Two very obvious phenomena over the last ten years revolve around these two subject matters – with “entrepreneurs” and “mentors” mushrooming like nobody’s business. You may have come across an entrepreneur who is mentored by many mentors or a mentor who is mentoring many entrepreneurs.
These relationships or engagements became popular for various reasons – one obviously being simply due to the demand in the market for the need for good mentors as opposed to the supply.
Younger entrepreneurs or startups make up quite a big portion in this situation, and I guess this ties back to the behavioural patterns and attitude of this generation.
After all, younger entrepreneurs want quick results and they are most likely not willing to spend time in exploring options.
Instead, they want instant answers or solutions whenever they face challenges. Hence, a phone call to their mentor is probably one of the easiest way to address the situation.
The other reason could be attributed to the education system in which knowledge which has little use in entrepreneurship is given. Hence, starting a business after graduation is almost similar to a suicide mission. In order to address pitfalls, getting a mentor will help them to avoid mistakes and increase their survival rate.
Indeed – choosing a good mentor is not easy – not to mention whether he or she wants to mentor you. In this article, I have listed down some useful tips to consider should one decide to choose a mentor.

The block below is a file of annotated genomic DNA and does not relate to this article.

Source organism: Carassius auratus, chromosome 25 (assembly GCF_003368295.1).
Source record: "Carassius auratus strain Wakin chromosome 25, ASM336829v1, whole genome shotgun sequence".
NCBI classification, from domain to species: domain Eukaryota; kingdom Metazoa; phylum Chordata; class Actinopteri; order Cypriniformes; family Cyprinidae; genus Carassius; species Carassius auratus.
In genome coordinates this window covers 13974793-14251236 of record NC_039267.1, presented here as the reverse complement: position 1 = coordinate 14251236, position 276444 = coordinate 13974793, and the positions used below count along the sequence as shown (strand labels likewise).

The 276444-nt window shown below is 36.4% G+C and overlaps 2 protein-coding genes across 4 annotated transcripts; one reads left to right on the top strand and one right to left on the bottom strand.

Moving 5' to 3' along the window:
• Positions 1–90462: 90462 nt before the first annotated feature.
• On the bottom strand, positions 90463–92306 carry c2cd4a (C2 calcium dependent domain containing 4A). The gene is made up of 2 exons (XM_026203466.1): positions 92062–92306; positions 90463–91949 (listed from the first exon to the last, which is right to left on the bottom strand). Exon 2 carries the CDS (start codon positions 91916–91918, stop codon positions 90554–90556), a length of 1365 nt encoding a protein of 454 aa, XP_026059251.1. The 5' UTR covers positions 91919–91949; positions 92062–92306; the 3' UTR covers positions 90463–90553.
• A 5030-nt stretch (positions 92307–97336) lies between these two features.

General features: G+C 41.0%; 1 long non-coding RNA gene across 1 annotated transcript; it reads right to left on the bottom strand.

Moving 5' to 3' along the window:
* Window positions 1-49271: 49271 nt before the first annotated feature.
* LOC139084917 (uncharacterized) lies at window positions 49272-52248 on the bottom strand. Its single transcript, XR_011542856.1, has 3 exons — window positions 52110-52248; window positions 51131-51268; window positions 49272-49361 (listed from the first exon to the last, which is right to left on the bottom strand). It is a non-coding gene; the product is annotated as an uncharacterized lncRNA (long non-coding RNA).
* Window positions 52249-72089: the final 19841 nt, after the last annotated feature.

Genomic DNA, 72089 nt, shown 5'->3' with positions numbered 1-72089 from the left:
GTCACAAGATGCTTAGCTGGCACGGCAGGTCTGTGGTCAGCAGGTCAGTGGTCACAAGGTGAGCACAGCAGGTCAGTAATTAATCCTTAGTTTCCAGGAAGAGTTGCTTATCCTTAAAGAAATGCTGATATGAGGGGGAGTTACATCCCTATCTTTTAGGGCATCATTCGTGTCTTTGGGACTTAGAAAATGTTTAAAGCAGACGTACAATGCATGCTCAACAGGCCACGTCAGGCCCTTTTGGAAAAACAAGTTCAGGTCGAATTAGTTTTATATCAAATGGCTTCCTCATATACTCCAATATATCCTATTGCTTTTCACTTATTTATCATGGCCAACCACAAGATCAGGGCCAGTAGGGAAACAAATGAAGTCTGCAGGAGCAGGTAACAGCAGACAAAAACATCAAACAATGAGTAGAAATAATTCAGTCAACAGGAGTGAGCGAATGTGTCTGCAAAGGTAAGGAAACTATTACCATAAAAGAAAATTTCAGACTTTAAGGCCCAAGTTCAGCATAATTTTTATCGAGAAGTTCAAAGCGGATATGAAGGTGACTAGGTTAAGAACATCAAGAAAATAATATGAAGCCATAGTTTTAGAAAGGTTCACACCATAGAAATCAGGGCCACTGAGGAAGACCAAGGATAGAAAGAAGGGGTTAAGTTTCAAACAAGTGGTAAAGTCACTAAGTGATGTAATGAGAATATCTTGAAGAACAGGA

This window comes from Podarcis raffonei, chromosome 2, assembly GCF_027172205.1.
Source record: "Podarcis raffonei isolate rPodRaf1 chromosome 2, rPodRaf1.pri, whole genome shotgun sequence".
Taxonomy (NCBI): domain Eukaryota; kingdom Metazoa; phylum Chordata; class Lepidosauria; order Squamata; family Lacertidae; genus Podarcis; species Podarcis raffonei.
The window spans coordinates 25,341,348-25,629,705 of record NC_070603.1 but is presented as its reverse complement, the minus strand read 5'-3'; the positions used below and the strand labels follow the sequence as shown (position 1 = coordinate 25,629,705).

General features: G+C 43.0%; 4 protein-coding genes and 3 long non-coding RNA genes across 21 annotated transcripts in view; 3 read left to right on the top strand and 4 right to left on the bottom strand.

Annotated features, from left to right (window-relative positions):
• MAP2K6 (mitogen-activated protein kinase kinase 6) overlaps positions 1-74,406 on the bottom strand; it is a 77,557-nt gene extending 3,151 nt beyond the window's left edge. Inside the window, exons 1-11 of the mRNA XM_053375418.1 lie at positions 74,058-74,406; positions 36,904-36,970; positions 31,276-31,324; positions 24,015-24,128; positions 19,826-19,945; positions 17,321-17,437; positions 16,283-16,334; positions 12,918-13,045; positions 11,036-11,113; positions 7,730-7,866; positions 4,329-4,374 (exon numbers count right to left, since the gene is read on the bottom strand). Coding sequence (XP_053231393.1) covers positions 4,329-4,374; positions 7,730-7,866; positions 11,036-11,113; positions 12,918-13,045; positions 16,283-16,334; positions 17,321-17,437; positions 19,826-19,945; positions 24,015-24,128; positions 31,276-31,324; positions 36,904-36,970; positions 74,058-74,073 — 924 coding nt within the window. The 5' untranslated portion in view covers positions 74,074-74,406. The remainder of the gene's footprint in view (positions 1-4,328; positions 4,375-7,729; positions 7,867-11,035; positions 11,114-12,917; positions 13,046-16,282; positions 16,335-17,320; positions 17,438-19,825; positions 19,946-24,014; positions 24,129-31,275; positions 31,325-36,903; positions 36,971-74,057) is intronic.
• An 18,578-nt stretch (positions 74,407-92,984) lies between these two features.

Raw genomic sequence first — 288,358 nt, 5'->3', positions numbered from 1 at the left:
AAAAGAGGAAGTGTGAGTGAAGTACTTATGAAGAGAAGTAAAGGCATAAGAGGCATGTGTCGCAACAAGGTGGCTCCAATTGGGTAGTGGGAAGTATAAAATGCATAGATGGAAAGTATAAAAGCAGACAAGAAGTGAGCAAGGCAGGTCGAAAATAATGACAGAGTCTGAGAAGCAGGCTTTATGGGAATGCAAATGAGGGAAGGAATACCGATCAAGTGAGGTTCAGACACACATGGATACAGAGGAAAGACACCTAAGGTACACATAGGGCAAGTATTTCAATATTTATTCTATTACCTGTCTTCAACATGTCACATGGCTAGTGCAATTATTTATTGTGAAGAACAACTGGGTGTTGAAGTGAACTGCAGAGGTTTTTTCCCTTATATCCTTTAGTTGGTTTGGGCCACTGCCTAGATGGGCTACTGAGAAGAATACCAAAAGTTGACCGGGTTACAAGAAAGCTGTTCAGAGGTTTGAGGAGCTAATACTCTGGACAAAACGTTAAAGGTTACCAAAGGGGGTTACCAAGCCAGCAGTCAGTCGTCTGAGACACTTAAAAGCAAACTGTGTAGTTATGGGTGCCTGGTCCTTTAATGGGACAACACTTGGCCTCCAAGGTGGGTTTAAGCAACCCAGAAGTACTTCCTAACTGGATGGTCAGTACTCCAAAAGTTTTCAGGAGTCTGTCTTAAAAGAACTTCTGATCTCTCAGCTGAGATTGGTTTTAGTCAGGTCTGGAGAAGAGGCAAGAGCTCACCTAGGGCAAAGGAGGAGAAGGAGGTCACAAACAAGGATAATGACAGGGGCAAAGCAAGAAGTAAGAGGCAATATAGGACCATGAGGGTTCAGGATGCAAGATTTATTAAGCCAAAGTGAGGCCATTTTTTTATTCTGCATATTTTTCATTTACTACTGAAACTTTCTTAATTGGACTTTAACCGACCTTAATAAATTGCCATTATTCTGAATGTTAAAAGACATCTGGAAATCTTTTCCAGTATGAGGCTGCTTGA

1. Have A Two-Way Communication
As an entrepreneur, you should be open to ideas but at the same time, you should hold on to your principles if you believe that what you do is right. A good mentor will not tell you what’s right or wrong but become a sparing partner to discuss possibilities from all angles. He or she should have an open mind instead of prejudging your ideas.
Working with a mentor who is resourceful will definitely save you a lot of trouble. This is because he or she can help you open doors to connect to parties that are important to your business. Connecting to the right person in the business circle is very crucial – as this will bring about opportunities that you can access via his or her connections. Imagine writing hundreds of emails and not getting a reply versus a phone call from your mentor to your stakeholders.
3. Don’t Go for Big Names
Many would like to be mentored by celebrity mentors, but let us be realistic. These mentors are super busy so how much time do you think they can spend with you? Yes, they might help you in connecting people but you still need someone who can give you attention. Look for a mentor who can commit his or time to guide you to succeed.
4. Find A Real Entrepreneur
No offence. I think the best mentors to young entrepreneurs are those who own their own businesses. A mentor needs to have real life experience and exposure in the business world. I have come across many mentors who do not own any business, and they work more like a counsellor or a senior who is willing to listen to your problem and motivate you when you are down. That is fine but you still do need them. In order to solve your business problems, you should talk to someone who has real business experience. Don’t take your chances – otherwise it may be detrimental to your business.
5. More Is Less
Don’t try to be smart by getting many mentors to mentor you. You will either confuse yourself or may end up offending your mentors without you realising it.
Each mentor has his or her own beliefs and approaches. And, some may work well together while others may conflict with each other. For example, if you have a watch, stay within the time frame shown from your watch. In a situation where another guy tells you a different time,
you won’t know which one to follow.
BY GAN TECK HOOI